Source: Public Library
Paperback, 272 pages
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Fever 1793 by Laurie Halse Anderson is set during the epidemic of Yellow Fever that hit Philadelphia after the British lost to the Colonists in the U.S. Revolutionary War and a new government was taking root in the new country. Mattie and her family run a local coffeehouse in the city for the politicians and businessmen, with help from Eliza, their freed black employee. Mattie has big dream — expanding the family business and bringing French finery to America for sale — but her mother is busy keeping the shop running and saving in case of disaster, remaining cautious because she knows all too well that things can get worse like it did when her husband died.
“I tried not to listen to her. I had not cleared the wax from my ears all summer, hoping it would soften her voice. It had not worked.” (page 6)
Anderson relies heavily on source material to provide authenticity to her story of Mattie and her family, and there’s a nice touch of quotes throughout the novel at the beginning of each chapter. The characters are well drawn and feel like they’ve stepped out of history, with Mattie and her mother resembling any mother-daughter relationship influenced by teenage hormones and changing times. The love Mattie has for her mother is tested in the worst possible way when the Yellow Fever strikes home, but the love for her grandfather and Eliza keeps her grounded, focused on what needs to be done.
“They told of terror: patients who had tried to jump out of windows when the fever robbed their reason, screams that pierced the night, people who were buried alive, parents praying to die after burying all their children.
I laid my pillow over my head to protect myself from visions of the dead, but I could not breathe.” (page 106)
Mattie’s fear becomes the reader’s fear as she no longer knows where she is or where her family has gone, and the city of Philadelphia and the surrounding towns become unrecognizable. The city of brotherly love becomes more insulated and fearful, turning away neighbors to protect their own families and resorting to violence to take advantage of those who can no longer defend themselves. Anderson pulls no punches in her portrayal of disease, competing medical theories, and the decline of a once prospering city struggling with pestilence.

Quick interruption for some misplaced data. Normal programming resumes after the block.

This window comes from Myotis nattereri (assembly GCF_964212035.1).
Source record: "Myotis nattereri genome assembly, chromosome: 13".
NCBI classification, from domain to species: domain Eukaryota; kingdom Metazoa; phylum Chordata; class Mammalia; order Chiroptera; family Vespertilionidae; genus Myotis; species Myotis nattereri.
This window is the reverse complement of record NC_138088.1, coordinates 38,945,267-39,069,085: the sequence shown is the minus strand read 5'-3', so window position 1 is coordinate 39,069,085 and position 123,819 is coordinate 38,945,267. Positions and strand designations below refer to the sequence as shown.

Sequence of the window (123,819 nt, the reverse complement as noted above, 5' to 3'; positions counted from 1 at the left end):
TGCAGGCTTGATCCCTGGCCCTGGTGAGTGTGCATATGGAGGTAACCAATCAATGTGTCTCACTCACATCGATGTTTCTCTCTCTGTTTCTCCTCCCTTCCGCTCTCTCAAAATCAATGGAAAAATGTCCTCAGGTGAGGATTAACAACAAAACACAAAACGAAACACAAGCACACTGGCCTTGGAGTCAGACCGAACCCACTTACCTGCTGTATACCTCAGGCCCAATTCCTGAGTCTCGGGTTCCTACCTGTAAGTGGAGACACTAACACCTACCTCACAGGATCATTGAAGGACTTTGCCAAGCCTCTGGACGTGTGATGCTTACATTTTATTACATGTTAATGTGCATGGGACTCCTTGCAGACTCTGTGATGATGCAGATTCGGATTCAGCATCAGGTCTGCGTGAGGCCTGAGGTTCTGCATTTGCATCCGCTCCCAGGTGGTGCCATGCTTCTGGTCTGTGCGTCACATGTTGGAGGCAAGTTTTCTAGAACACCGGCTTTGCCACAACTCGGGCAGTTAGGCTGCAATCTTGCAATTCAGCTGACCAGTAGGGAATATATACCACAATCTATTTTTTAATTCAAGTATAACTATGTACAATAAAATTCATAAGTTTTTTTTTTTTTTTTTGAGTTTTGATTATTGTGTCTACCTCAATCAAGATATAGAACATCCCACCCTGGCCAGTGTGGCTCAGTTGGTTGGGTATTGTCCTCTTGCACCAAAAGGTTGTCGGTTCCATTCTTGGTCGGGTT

Fever 1793 by Laurie Halse Anderson is a truncated look at the disease that spread through the city like wildfire, taking the lives of nearly 5,000 people or 10 percent of the population. The author takes historical fact, including the mass burial of fever victims in Washington Square (old potter’s field), and breathes new life into the tragedies endured by a once bustling and budding city. Mattie is strong-willed and carries herself forward even when all seems lost, relying on the love of those around her and her own gumption to pick up and start again.
About the Author:
Laurie Halse Anderson is the New York Times-bestselling author who writes for kids of all ages. Known for tackling tough subjects with humor and sensitivity, her work has earned numerous American Library Association and state awards. Two of her books, Speak and Chains, were National Book Award finalists. Chains also made the Carnegie Medal Shortlist in the United Kingdom.
Laurie was the proud recipient of the 2009 Margaret A. Edwards Award given by YALSA division of the American Library Association for her “significant and lasting contribution to young adult literature…”. She was also honored with the ALAN Award from the National Council of Teachers of English and the St. Katharine Drexel Award from the Catholic Librarian Association.
9th book for 2014 Historical Fiction Reading Challenge.